Album Review

The National - Laugh Track

The mood is subdued but not downcast, just as was the case on its predecessor.

The National - Laugh Track

It’s probably safe to assume that Matt Berninger’s period of writer’s block is very much over. Surprise-releasing a second record within six months, The National present a companion piece to April’s ‘First Two Pages of Frankenstein’. The basic DNA of that record is woven through ‘Laugh Track’; high-profile features, some of Matt’s most deeply ruminative lyrical world and a generally delicate, thoughtful feel to the way things sound. The mood is subdued but not downcast, just as was the case on its predecessor. This album, though, is perhaps musically more impressionistic; you understand why ‘Weird Goodbyes’, their off-kilter collaboration with Bon Iver that was released last year, made it on to this record instead of ‘…Frankenstein’. It’s more in keeping with an album that wanders off in strange stylistic directions, with experimental guitar on ‘Alphabet City’ and a loose feel to the likes of ‘Smoke Detector’ and the title track. ‘Space Invader’, meanwhile, contains one of the finest performances that drummer Bryan Devendorf has ever committed to record, as part of a sprawling, eight-minute investigation into what might have happened if anybody had ever taken The Velvet Underground’s ‘Sister Ray’ and gone full psych odyssey with it. Maybe it’s an indication of where they’ll go next, because they will be going somewhere; after a period of self-doubt, they are very much back.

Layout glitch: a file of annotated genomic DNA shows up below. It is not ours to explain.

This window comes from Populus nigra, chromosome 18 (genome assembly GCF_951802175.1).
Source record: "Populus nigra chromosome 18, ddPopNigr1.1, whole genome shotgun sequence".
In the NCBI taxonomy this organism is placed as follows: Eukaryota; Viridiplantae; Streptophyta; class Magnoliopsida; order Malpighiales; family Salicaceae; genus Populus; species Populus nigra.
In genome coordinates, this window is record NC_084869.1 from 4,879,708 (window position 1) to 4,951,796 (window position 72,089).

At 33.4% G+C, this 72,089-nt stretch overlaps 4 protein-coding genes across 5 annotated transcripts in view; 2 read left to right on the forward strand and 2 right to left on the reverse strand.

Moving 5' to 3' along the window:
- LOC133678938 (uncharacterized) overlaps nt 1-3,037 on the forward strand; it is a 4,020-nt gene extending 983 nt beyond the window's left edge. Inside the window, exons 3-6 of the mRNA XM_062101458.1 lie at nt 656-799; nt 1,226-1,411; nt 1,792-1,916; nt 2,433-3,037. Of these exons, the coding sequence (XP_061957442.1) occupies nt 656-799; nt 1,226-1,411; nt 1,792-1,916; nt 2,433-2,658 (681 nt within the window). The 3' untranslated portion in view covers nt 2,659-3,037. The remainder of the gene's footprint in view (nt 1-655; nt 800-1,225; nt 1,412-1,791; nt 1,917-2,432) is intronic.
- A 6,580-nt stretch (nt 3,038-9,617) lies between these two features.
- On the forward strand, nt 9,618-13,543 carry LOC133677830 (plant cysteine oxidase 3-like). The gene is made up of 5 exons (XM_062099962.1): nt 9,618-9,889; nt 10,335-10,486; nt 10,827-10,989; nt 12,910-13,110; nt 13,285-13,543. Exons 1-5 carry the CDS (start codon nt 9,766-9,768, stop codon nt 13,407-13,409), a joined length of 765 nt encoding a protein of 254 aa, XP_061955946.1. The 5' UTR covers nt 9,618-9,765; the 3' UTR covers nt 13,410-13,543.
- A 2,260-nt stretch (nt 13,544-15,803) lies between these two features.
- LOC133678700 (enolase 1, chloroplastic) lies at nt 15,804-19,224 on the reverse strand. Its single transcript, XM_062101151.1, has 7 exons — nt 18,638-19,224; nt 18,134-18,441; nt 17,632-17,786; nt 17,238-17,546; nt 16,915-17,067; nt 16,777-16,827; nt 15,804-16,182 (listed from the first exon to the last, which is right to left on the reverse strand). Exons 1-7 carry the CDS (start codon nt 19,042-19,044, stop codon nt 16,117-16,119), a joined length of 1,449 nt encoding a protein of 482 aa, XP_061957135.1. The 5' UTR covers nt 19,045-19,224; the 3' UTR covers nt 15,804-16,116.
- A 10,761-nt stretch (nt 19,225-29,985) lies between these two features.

Tags: The National, Reviews, Album Reviews

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